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|man pages section 3: Basic Library Functions Oracle Solaris 10 1/13 Information Library|
- terminate calling thread
cc –mt [ flag... ] file... –lpthread [ library... ] #include <pthread.h> void pthread_exit(void *value_ptr);
The pthread_exit() function terminates the calling thread, in a similar way that exit(3C) terminates the calling process. If the thread is not detached, the exit status specified by value_ptr is made available to any successful join with the terminating thread. See pthread_join(3C). Any cancellation cleanup handlers that have been pushed and not yet popped are popped in the reverse order that they were pushed and then executed. After all cancellation cleanup handlers have been executed, if the thread has any thread-specific data, appropriate destructor functions will be called in an unspecified order. Thread termination does not release any application visible process resources, including, but not limited to, mutexes and file descriptors, nor does it perform any process level cleanup actions, including, but not limited to, calling any atexit() routines that might exist.
An exiting thread runs with all signals blocked. All thread termination functions, including cancellation cleanup handlers and thread-specific data destructor functions, are called with all signals blocked.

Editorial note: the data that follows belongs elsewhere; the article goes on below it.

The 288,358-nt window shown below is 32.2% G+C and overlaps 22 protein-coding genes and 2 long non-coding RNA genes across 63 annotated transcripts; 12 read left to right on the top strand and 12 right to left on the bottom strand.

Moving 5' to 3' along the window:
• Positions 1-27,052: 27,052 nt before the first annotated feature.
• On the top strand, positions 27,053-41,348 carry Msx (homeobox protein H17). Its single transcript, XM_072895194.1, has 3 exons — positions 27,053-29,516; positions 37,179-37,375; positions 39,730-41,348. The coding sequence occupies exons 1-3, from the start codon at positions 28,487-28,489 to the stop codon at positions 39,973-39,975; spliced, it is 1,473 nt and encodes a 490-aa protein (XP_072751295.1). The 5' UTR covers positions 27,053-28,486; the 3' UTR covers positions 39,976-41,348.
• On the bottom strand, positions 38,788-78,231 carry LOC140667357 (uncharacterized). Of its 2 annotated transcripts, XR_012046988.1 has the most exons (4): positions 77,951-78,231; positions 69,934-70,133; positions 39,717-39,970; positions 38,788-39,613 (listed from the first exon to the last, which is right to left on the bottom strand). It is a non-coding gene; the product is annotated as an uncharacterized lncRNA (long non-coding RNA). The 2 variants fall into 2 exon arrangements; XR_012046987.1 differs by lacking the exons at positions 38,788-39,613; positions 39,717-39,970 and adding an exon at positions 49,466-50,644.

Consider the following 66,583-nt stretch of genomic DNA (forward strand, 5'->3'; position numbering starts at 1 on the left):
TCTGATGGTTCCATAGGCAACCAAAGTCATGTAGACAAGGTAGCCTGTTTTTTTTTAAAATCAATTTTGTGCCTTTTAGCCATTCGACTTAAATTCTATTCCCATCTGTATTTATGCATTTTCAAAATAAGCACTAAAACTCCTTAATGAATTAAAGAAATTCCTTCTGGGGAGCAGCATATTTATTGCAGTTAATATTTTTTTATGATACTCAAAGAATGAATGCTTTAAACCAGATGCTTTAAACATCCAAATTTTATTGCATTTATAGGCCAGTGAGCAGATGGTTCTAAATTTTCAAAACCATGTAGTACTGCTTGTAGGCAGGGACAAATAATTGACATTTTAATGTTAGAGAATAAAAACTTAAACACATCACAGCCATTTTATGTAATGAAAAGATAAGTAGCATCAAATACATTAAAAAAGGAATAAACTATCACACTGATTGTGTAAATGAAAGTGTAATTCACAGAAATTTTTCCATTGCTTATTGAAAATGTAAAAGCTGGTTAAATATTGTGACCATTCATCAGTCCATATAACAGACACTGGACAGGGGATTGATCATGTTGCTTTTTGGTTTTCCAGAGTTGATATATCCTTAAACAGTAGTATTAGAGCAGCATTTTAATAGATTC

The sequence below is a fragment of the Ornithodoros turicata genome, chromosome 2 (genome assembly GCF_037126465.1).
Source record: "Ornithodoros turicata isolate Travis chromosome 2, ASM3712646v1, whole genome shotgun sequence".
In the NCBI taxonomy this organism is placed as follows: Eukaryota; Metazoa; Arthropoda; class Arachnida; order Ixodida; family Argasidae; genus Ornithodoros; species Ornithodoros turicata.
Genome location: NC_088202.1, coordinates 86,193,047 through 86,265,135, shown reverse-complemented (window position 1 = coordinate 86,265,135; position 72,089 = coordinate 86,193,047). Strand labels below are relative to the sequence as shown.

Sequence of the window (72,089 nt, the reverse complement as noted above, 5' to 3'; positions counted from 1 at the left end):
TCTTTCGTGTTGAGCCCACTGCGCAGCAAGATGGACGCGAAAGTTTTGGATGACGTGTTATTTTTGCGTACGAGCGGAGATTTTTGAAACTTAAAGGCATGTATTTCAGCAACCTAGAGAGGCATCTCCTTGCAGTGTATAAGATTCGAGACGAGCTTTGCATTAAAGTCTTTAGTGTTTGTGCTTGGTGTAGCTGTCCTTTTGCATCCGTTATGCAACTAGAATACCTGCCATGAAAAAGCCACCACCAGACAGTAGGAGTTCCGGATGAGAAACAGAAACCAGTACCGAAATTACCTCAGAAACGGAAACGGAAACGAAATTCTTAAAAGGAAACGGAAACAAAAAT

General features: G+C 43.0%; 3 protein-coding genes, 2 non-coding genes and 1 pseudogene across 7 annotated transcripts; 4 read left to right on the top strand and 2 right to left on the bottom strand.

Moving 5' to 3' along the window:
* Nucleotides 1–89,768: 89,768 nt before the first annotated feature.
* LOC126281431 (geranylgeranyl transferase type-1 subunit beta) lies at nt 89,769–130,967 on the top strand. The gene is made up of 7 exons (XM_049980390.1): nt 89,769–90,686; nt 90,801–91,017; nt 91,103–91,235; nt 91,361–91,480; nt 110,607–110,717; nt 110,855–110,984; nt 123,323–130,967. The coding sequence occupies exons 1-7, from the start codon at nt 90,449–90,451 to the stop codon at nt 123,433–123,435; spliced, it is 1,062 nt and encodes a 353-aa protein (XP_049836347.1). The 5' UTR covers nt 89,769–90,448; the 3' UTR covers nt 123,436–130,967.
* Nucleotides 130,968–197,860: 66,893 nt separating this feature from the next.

An implicit call to pthread_exit() is made when a thread other than the thread in which main() was first invoked returns from the start routine that was used to create it. The function's return value serves as the thread's exit status.
The behavior of pthread_exit() is undefined if called from a cancellation cleanup handler or destructor function that was invoked as a result of either an implicit or explicit call to pthread_exit().
After a thread has terminated, the result of access to local (auto) variables of the thread is undefined. Thus, references to local variables of the exiting thread should not be used for the pthread_exit() value_ptr parameter value.
The process exits with an exit status of 0 after the last thread has been terminated. The behavior is as if the implementation called exit() with a 0 argument at thread termination time.
The pthread_exit() function cannot return to its caller.
No errors are defined.
See attributes(5) for descriptions of the following attributes: